On Cuban culture:

Cubans definitely like to get together, make noise and party. We love to have friends and family over. Even if we were celebrating things that are mostly American, such as Thanksgiving, we make lechon (pork) and arroz congri (rice and black beans cooked together) to still bring in those Cuban traditions. That’s just another excuse for us to have another Cuban party. We love to dance. Whenever I hear salsa I automatically start dancing. I’m proud because it’s this little country that’s made a difference. A little country that you hear about artists everywhere. Wherever we go we try to leave a footprint and make the best of things.


Sonia Arellano

Professor of writing and rhetoric

Writing and rhetoric Professor Sonia Arellano is of Mexican descent and grew up in Austin, Texas.
On dual identities: 

I’m a third generation Texan, but my family is from Mexico. As a kid, my grandfather was hit at school for speaking Spanish and made fun of for bringing tortillas instead of white bread sandwiches. So they really Americanized my parents –– or tried to. But I definitely grew up very culturally Mexican. For Christmas we had tamales, but then we also had a regular American Thanksgiving. It’s important for me to demonstrate I’m just as American as everyone else and I can still appreciate my heritage. So to me, being Mexican means living in multiple worlds. I’ve kind of always struggled with that. Growing up, my grandparents would speak Spanish and my parents would respond in English. I didn’t speak Spanish until about 10 years ago when I was living in Spain. Even though it’s a second language I learned as an adult, it’s a commonality I now have with my parents.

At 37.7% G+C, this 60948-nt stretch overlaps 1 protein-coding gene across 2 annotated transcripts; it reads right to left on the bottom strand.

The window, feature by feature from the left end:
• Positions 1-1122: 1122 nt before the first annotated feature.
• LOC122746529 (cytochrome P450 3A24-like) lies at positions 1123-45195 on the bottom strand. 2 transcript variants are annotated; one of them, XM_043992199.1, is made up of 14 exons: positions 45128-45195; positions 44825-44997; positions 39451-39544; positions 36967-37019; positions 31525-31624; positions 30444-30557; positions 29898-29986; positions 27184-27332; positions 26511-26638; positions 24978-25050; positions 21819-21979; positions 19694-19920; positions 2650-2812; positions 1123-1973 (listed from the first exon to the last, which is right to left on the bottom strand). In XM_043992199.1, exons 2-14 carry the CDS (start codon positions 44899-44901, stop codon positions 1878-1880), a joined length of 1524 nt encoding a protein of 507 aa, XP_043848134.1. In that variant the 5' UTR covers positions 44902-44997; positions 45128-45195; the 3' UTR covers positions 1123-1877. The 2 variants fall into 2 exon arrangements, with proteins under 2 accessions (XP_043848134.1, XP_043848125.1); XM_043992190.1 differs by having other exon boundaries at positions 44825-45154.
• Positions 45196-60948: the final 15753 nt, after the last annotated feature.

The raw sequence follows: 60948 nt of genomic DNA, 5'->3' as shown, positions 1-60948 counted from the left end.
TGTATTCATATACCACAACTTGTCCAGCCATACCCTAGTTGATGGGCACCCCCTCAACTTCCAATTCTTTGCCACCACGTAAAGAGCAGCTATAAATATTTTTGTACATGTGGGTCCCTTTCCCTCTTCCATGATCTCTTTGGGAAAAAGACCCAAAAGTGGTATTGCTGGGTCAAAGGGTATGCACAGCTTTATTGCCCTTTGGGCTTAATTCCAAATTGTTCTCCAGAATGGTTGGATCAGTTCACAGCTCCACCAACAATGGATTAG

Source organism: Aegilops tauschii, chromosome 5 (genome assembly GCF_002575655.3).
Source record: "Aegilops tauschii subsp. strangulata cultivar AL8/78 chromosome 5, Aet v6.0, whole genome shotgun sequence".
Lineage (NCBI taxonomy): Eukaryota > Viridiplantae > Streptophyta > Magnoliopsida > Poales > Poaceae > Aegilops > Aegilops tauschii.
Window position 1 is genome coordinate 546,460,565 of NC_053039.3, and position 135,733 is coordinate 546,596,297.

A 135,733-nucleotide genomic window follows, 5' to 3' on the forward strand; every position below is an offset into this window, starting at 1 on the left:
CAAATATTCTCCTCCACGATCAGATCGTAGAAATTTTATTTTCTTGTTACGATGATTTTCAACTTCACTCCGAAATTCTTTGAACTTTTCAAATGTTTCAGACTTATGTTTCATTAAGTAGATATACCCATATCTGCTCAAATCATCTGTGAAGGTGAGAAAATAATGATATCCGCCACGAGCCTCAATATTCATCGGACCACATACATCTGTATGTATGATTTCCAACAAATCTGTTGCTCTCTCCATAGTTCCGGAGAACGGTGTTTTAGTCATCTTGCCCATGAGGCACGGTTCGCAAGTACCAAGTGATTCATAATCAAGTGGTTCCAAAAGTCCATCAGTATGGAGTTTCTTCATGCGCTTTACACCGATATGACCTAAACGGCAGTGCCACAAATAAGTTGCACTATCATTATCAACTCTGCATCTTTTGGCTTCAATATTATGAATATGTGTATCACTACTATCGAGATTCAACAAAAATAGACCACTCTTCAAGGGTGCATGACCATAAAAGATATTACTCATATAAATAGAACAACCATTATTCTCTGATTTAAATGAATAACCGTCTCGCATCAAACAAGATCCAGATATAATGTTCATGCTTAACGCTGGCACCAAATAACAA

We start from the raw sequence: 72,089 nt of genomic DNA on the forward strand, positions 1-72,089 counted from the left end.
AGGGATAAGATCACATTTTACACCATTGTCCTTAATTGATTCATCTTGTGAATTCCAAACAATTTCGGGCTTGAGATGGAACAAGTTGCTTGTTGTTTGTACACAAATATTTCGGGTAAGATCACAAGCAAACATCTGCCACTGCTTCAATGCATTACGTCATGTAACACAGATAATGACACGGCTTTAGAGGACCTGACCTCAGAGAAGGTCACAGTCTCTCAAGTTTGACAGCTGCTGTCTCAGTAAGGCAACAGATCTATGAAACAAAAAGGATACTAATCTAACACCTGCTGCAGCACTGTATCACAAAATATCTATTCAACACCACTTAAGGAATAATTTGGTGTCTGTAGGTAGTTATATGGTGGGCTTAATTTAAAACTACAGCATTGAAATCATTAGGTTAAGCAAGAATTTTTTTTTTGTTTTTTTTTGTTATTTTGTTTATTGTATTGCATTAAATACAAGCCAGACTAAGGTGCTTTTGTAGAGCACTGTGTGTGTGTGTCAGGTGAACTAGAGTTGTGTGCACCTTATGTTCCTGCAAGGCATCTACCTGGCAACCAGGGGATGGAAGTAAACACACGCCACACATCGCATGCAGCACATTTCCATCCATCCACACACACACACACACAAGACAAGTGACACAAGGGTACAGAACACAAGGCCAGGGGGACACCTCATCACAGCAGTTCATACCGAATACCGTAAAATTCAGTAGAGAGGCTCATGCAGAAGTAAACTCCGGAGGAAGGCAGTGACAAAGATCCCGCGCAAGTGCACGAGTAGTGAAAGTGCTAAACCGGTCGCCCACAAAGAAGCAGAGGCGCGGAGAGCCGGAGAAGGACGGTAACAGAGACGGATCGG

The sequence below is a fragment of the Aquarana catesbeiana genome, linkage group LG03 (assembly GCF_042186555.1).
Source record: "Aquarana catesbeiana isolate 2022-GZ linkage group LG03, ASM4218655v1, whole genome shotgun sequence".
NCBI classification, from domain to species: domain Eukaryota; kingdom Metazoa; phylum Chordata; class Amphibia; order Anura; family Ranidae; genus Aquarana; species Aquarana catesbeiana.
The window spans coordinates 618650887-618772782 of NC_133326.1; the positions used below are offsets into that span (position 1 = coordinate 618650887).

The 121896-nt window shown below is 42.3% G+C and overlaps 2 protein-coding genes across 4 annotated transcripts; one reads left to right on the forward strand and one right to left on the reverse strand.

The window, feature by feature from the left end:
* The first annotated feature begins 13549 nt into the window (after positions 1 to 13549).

On geographic influence:  

People forget what a large country Mexico is and that it’s actually a super diverse country. There are black Mexicans and blonde-hair, blue-eyed Mexicans. In places in the U.S. there’s an assumption if you’re brown you must be Mexican. And that’s a disservice to Mexicans and other Latino groups. I grew up in Austin and realize now it’s pretty white. Austin is in a border state, but it isn’t a border town. The first time I remember visiting Mexico I was eight, but eventually we stopped going to see family. I come from a background of migrant farm workers. Although my family is Texan, they always immigrated to work in the fields. My family has made some really great contributions here in the United States. A lot of their work ethic and their community building has been a result of their background and where we’ve come from –­ and that makes me proud to be Mexican. So I was always interested in migration. I’m writing a book on my first research project based on a group that makes quilts out of clothing left behind by migrants crossing the U.S.-Mexico border in Tucson, Arizona. Tucson is a special place to me because I completed my Ph.D. there. It’s also about 60 miles from the border, so I was significantly closer to border issues there than when I was growing up.